From Rev. Alban Butler’s The Lives of the Fathers, Martyrs, and Other Principal Saints; edited by Dan Leo, Assistant Professor of Theology, Olney Community College; author of Famous Heretics: A Biographical Dictionary; Olney Community College Press.
Illustrated by rhoda penmarq; a penmarq studios™ presentation.
Imprimatur: Fulton J. Sheen, Titular Archbishop of Neoportus.
SHE was sister to St. Guthlack, the famous hermit of Croyland, and though of the royal blood of the Mercian kings, forsook the world, and led an austere retired life in the country which afterwards bore her name, in Northamptonshire, at a distance from her holy brother.
Some time after his death she went to Rome, and there slept in the Lord, about the year 719.
Ordericus Vitalis says, her relics were honoured with miracles, and kept in a church which bore her name at Rome; but this church is not now known. From one in Northamptonshire, a village still retains the name of Peagkirk, vulgarly Pequirk; she was also titular saint of a church and monastery in Pegeland, which St. Edward the Confessor united to Croyland. She is called St. Pee in Northamptonshire, and St. Pege at Croyland.
St. Gudula, Virgin, Patroness of Brussels
ST. AMALBERGE, mother of this saint, was niece to Pepin mayor of the palace. Gudula was educated at Nivelle, under the care of St. Gertrude, her cousin and god-mother; after whose death, in 664, she returned to the house of count Witger, her father, and having by vow consecrated her virginity to God, led there a most austere holy life, in watching, fasting, and prayer.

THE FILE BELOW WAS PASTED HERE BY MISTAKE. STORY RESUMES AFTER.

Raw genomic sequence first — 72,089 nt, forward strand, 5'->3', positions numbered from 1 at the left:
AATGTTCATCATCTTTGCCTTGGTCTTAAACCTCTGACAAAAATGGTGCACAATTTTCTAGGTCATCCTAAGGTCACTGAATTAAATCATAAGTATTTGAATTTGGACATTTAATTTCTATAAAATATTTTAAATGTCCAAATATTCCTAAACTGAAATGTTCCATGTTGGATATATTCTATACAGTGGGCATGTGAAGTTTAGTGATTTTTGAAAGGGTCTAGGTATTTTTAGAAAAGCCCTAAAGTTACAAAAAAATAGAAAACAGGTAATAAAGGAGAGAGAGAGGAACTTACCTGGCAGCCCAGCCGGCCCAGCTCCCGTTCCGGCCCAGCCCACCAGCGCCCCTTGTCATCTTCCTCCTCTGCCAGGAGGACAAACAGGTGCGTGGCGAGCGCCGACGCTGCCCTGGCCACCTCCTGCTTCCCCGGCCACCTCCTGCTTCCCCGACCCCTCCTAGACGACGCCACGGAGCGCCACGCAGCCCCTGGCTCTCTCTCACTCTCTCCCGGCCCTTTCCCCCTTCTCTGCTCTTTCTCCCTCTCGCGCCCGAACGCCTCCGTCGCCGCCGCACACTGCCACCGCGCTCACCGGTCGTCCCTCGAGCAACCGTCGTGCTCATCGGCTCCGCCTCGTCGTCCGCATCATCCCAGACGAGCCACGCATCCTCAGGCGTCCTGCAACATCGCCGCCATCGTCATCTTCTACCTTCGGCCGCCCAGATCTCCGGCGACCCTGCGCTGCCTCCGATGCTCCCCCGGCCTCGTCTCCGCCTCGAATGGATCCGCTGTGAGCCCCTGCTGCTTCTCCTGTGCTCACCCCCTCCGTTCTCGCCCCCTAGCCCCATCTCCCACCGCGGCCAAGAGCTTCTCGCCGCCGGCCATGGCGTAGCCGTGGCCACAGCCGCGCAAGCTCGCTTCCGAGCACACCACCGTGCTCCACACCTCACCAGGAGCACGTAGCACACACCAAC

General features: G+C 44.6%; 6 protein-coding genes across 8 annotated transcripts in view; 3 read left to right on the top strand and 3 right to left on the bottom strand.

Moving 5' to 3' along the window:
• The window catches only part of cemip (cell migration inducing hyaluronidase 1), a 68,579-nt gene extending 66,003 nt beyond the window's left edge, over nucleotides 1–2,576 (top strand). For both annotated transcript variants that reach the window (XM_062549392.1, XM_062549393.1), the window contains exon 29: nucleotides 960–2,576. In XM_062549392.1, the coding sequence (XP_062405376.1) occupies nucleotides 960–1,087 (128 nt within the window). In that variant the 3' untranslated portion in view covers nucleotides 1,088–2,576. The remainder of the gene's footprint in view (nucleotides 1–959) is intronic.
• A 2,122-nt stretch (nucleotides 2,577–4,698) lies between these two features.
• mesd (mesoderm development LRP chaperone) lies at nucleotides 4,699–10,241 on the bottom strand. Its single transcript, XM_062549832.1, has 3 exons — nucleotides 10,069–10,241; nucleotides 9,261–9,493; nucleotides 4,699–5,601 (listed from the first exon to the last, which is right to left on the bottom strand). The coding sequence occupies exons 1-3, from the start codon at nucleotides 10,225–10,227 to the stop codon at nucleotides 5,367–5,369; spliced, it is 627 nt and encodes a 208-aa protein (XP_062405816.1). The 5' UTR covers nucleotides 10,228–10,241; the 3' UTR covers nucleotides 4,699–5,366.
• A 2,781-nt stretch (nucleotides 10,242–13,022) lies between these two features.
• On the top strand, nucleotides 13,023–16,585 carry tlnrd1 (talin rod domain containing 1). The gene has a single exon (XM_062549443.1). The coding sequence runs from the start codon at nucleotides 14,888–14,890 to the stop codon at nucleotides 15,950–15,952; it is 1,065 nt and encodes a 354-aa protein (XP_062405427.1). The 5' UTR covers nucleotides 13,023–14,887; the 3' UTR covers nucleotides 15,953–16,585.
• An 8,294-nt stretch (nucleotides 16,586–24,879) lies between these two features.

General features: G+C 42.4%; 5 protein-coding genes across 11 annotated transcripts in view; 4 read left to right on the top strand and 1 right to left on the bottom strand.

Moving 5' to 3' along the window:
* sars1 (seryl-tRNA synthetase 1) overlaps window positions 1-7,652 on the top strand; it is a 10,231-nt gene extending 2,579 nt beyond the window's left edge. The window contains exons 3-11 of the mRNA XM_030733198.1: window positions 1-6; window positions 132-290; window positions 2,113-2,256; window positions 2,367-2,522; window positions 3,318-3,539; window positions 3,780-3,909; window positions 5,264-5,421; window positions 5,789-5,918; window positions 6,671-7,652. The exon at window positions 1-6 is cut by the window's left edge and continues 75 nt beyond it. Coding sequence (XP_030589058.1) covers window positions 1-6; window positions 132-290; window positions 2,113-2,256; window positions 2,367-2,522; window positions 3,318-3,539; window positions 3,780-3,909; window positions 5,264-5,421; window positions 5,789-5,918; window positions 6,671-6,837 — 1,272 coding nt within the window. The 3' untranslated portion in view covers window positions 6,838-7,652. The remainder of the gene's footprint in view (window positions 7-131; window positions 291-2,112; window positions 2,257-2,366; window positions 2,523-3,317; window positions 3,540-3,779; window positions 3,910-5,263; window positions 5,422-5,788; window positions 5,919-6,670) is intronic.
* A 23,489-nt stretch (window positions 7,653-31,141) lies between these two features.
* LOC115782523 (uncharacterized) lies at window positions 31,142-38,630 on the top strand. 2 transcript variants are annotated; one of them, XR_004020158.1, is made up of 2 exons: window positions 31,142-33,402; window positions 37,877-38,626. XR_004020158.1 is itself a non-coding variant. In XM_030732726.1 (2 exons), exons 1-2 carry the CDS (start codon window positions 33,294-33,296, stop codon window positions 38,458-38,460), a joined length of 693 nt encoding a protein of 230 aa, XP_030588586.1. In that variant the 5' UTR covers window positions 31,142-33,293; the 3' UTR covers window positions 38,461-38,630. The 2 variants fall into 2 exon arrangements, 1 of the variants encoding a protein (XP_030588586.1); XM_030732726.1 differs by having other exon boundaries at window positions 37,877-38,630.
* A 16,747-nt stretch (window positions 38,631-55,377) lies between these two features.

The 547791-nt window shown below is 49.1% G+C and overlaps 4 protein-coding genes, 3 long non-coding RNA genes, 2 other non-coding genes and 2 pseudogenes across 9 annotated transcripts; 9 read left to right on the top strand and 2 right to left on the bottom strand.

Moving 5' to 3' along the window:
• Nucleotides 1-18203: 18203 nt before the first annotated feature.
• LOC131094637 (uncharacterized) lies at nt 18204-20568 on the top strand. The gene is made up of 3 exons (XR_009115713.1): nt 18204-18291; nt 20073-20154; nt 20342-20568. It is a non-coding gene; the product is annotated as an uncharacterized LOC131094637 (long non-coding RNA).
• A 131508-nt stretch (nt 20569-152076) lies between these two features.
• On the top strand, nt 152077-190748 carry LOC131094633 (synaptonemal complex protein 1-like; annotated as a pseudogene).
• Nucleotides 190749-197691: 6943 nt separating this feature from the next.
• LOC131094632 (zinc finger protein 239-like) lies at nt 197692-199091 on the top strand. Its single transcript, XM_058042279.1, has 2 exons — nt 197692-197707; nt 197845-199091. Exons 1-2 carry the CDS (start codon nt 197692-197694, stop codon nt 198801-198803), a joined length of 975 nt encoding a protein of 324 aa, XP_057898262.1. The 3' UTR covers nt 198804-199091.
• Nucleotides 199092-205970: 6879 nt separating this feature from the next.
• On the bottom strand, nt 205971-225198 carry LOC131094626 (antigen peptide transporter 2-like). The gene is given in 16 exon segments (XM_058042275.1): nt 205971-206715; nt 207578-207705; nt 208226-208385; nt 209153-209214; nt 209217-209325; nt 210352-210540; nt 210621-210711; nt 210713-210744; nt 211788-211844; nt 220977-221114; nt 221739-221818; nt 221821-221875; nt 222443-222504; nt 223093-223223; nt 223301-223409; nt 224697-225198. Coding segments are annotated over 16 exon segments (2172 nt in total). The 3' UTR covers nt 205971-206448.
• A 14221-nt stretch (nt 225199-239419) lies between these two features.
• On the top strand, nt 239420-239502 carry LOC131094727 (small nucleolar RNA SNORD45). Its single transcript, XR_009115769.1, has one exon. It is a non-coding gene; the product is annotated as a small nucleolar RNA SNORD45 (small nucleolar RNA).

By her profuse alms, in which she bestowed her whole revenue on the poor, she was truly the mother of all the distressed; though her father’s castle was two miles from the church of our Saviour at Morzelle, she went thither early every morning, with a maid to carry a lantern before her; and the wax taper being once put out, is said to have miraculously lighted again at her prayers, whence she is usually represented in pictures with a lantern.
She died on the 8th of January, not in 670, as Miræus says, but in 712, and was buried at Ham, near Villevord.
St. Marciana, Virgin and Martyr
SHE was a native of Rusuccur in Mauritania, and courageously despising all worldly advantages, to secure to herself the possession of the precious jewel of heavenly grace, she was called to the trial in the persecution of Dioclesian, which was continued in Africa under his successors, till the death of Severus, who was declared Cæsar in 305, and slain in 309.
St. Marciana was beaten with clubs, and her chastity exposed to the rude attempts of Pagan gladiators, in which danger God miraculously preserved her, and she became the happy instrument of the conversion of one of them to the faith:
at length she was torn in pieces by a wild bull and a leopard, in the amphitheatre at Cæsarea in Mauritania.